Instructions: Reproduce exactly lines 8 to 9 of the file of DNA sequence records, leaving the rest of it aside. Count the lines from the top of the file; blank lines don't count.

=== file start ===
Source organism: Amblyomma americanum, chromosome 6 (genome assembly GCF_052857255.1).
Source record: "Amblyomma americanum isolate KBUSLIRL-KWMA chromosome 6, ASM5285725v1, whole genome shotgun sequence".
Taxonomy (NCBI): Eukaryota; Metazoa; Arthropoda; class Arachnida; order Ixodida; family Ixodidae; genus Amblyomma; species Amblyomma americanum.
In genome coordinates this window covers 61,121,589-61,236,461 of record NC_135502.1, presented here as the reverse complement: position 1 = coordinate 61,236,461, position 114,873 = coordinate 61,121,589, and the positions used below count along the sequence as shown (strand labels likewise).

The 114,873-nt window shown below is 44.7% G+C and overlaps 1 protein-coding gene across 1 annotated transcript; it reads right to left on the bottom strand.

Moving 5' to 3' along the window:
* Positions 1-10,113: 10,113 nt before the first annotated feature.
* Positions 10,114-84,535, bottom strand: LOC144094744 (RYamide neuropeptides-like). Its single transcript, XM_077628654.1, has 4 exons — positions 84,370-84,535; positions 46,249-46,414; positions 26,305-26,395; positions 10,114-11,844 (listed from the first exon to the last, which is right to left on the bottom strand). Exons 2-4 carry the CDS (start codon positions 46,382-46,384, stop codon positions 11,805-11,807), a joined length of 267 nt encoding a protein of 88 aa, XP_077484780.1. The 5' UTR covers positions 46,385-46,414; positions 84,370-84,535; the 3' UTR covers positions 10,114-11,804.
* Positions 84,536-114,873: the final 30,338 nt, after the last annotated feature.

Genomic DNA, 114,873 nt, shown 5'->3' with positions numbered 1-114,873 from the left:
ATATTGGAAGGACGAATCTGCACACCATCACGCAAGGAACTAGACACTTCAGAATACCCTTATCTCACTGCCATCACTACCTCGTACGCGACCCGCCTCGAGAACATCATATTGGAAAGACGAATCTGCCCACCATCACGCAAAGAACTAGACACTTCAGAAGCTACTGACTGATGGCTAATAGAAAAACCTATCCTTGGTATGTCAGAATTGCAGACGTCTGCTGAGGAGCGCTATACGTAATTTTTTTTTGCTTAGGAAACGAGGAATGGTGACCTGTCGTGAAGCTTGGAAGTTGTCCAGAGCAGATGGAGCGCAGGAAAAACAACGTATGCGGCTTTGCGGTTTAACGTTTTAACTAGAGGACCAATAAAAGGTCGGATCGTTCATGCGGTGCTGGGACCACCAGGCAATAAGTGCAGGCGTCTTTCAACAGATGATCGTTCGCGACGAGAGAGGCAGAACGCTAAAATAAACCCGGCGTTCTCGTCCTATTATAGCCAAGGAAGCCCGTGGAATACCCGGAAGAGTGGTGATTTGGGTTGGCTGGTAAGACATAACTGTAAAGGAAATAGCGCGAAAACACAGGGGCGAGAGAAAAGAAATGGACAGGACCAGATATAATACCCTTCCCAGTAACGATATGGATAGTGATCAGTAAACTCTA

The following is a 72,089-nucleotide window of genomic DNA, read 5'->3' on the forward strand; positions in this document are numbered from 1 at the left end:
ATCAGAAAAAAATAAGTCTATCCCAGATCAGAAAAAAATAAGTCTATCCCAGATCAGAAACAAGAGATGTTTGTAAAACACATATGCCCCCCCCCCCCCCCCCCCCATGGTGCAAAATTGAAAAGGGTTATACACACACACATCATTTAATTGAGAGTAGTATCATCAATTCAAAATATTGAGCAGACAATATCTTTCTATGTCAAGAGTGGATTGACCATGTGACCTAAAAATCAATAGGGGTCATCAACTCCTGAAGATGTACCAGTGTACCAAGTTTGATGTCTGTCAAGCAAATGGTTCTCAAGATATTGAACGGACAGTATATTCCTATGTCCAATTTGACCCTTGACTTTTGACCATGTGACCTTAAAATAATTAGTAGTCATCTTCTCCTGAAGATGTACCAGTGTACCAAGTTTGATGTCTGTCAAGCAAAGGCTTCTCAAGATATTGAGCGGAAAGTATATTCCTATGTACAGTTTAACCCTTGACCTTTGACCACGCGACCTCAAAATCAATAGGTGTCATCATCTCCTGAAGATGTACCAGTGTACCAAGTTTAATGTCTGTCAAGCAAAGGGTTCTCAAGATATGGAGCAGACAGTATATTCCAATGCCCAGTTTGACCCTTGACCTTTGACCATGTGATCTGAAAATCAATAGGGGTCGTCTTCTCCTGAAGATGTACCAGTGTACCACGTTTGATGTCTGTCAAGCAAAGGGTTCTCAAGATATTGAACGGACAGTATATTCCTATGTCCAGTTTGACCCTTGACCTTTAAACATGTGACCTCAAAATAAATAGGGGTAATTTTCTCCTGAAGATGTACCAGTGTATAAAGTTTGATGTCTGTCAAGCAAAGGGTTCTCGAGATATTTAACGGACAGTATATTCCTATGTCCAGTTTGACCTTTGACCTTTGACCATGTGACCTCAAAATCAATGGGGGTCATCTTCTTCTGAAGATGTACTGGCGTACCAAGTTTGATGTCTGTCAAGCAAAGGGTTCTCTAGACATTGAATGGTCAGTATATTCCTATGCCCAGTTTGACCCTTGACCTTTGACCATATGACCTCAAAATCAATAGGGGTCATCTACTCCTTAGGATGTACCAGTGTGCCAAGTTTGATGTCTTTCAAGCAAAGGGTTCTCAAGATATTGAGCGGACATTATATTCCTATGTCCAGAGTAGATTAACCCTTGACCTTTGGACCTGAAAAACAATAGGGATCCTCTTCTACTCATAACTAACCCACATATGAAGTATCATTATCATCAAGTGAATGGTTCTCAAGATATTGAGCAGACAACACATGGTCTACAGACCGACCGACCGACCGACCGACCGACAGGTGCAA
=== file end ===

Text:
* Positions 10,114-84,535, bottom strand: LOC144094744 (RYamide neuropeptides-like). Its single transcript, XM_077628654.1, has 4 exons — positions 84,370-84,535; positions 46,249-46,414; positions 26,305-26,395; positions 10,114-11,844 (listed from the first exon to the last, which is right to left on the bottom strand). Exons 2-4 carry the CDS (start codon positions 46,382-46,384, stop codon positions 11,805-11,807), a joined length of 267 nt encoding a protein of 88 aa, XP_077484780.1. The 5' UTR covers positions 46,385-46,414; positions 84,370-84,535; the 3' UTR covers positions 10,114-11,804.
* Positions 84,536-114,873: the final 30,338 nt, after the last annotated feature.